Raspberry Pi-Internet of Things
The Internet of things (IoT) is the inter-networking of physical devices,vehicles (also referred to as "connected devices" and "smart devices"), buildings, and other items—embedded with electronics, software, sensors, actuators, and network connectivity that enable these objects to collect and exchange data. In 2013 the Global Standards Initiative on Internet of Things (IoT-GSI) defined the IoT as "the groundwork of the information society". The IoT allows objects to be sensed or controlled remotely across existing network groundwork, creating opportunities for more direct integration of the physical world into computer-based systems, and resulting in improved efficiency, accuracy and economic benefit in addition to reduced human intervention. When IoT is improved with sensors and actuators, the technology becomes an instance of the more general class of cyber-physical systems, which also circumscribes technologies such as smart grids, virtual power plants, smart homes, intelligent transportation and smart cities. Each thing is uniquely identifiable through its embedded computing system but is able to interoperate within the existing Internet infrastructure. Experts estimate that the IoT will consist of about 30 billion objects by 2020. Typically, IoT is expected to offer advanced connectivity of devices, systems, and services that goes beyond machine-to-machine (M2M) communications and covers a difference of protocols, domains, and applications. The interconnection of these embedded devices (including smart objects), is expected to usher in automation in nearly all fields, while also enabling advanced applications like a smart grid, and expanding to areas such as smart cities.
What is Raspberry Pi?
A Raspberry Pi is a credit card-sized computer.The Raspberry Pi is slower than a modern laptop or desktop but is still a complete Linux computer and can provide all the expected power to act that implies, at a low-power consumption level. The Raspberry Pi is a series of small single-board computers developed in the United Kingdom by the Raspberry Pi Foundation to promote the teaching of basic computer science in schools and in developing countries.He original model became far more popular than anticipated,selling outside of its target market for uses such as robotics. Peripherals (including keyboards, mice and cases) are not included with the Raspberry Pi. Some accessories however have been included in different official and unofficial packets.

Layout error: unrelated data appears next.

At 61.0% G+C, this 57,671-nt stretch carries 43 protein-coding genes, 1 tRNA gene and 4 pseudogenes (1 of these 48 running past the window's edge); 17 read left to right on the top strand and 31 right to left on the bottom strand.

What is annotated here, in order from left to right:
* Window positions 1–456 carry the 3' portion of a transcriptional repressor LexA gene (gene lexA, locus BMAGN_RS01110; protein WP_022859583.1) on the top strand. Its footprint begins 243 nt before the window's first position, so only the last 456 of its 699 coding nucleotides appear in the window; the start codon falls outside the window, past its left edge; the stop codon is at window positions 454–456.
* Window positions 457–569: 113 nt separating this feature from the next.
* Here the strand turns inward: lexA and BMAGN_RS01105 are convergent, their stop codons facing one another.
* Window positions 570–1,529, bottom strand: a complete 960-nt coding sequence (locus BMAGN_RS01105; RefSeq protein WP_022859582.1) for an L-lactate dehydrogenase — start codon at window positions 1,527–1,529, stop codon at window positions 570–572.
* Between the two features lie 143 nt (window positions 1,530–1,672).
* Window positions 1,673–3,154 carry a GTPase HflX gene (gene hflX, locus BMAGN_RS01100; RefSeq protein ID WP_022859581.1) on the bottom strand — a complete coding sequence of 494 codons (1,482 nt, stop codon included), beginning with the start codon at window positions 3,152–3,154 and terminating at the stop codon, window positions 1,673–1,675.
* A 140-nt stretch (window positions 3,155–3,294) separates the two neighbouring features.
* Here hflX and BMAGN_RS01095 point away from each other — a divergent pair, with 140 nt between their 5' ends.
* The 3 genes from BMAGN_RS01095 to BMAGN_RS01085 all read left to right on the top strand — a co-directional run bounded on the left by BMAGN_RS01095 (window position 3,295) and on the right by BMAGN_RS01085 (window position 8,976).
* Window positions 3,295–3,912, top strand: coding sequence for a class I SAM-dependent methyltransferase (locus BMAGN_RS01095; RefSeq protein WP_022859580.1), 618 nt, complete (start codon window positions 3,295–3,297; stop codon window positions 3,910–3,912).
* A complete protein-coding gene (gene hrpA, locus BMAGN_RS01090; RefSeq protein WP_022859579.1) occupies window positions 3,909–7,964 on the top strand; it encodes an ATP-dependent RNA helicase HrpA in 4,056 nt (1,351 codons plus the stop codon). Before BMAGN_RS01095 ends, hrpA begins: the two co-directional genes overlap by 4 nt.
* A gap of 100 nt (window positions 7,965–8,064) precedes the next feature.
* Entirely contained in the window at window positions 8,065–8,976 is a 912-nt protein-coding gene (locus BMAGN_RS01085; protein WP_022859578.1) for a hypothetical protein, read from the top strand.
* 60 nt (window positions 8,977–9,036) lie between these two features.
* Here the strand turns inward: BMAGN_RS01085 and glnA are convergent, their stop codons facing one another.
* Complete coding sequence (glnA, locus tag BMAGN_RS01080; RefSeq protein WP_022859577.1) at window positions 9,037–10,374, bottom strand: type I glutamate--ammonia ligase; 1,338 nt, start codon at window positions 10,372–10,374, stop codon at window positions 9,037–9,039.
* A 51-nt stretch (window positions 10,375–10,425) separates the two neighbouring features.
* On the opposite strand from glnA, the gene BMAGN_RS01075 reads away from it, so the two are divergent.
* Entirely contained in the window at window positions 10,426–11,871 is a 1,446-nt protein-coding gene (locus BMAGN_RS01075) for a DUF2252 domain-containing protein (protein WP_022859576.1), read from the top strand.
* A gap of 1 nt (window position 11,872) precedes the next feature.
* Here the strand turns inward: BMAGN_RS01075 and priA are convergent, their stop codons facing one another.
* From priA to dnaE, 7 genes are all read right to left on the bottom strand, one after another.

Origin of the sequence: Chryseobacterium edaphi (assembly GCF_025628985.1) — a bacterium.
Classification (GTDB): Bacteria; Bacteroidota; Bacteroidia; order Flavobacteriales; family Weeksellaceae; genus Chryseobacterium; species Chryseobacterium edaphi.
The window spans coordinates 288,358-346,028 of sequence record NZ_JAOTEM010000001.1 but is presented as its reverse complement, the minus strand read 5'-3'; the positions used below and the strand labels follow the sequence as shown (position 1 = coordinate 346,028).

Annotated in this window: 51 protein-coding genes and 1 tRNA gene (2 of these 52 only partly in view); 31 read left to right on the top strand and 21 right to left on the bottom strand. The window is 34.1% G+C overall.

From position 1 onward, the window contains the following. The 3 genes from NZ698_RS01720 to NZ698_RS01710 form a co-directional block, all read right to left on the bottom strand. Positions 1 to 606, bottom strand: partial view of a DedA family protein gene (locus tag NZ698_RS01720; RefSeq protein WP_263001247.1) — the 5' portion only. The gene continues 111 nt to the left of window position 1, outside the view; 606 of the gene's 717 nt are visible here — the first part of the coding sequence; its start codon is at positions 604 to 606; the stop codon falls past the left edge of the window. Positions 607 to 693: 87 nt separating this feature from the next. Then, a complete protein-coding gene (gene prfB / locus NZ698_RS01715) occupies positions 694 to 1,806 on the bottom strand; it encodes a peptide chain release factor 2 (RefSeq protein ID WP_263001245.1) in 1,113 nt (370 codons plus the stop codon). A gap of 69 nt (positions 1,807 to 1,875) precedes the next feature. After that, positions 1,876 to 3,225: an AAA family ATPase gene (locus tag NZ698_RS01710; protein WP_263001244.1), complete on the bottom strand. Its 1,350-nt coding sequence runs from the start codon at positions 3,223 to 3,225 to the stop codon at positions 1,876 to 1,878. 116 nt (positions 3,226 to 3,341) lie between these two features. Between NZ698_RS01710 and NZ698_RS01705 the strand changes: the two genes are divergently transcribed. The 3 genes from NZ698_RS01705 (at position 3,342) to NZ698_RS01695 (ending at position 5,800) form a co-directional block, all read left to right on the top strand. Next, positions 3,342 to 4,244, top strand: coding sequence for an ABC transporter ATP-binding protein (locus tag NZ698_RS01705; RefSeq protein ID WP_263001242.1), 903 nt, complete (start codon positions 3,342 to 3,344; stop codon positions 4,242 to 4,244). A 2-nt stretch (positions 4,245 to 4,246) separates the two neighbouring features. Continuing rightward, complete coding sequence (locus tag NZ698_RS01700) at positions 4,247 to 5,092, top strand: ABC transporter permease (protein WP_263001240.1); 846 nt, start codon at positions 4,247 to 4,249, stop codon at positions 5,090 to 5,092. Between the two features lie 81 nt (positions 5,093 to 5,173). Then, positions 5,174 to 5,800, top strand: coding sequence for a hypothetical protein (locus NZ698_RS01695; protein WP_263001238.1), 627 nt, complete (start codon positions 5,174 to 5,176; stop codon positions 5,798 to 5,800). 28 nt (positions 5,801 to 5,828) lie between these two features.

All models feature a Broadcom system on a chip (SoC), which includes an ARM compatible central processing unit (CPU) and an on-chip graphics processing unit (GPU, a VideoCore IV). CPU speed ranges from 700 MHz to 1.2 GHz for the Pi 3 and on board memory range from 256 MB to 1 GB RAM. Secure Digital (SD) cards are used to store the operating system and program memory in either the SDHC or MicroSDHC sizes. Most boards have between one and four USB slots, HDMI and composite video output, and a 3.5 mm phone jack for audio. Lower level output is provided by a number of GPIO pins which support common protocols like I²C. The B-models have an 8P8C Ethernet port and the Pi 3 and Pi Zero W have on board Wi-Fi 802.11n and Bluetooth.
Aplications of IOT
- Smart Home
- Smart Cities
- Connected Cars
- Industrial Internet
- Smart Retail
- Smart farming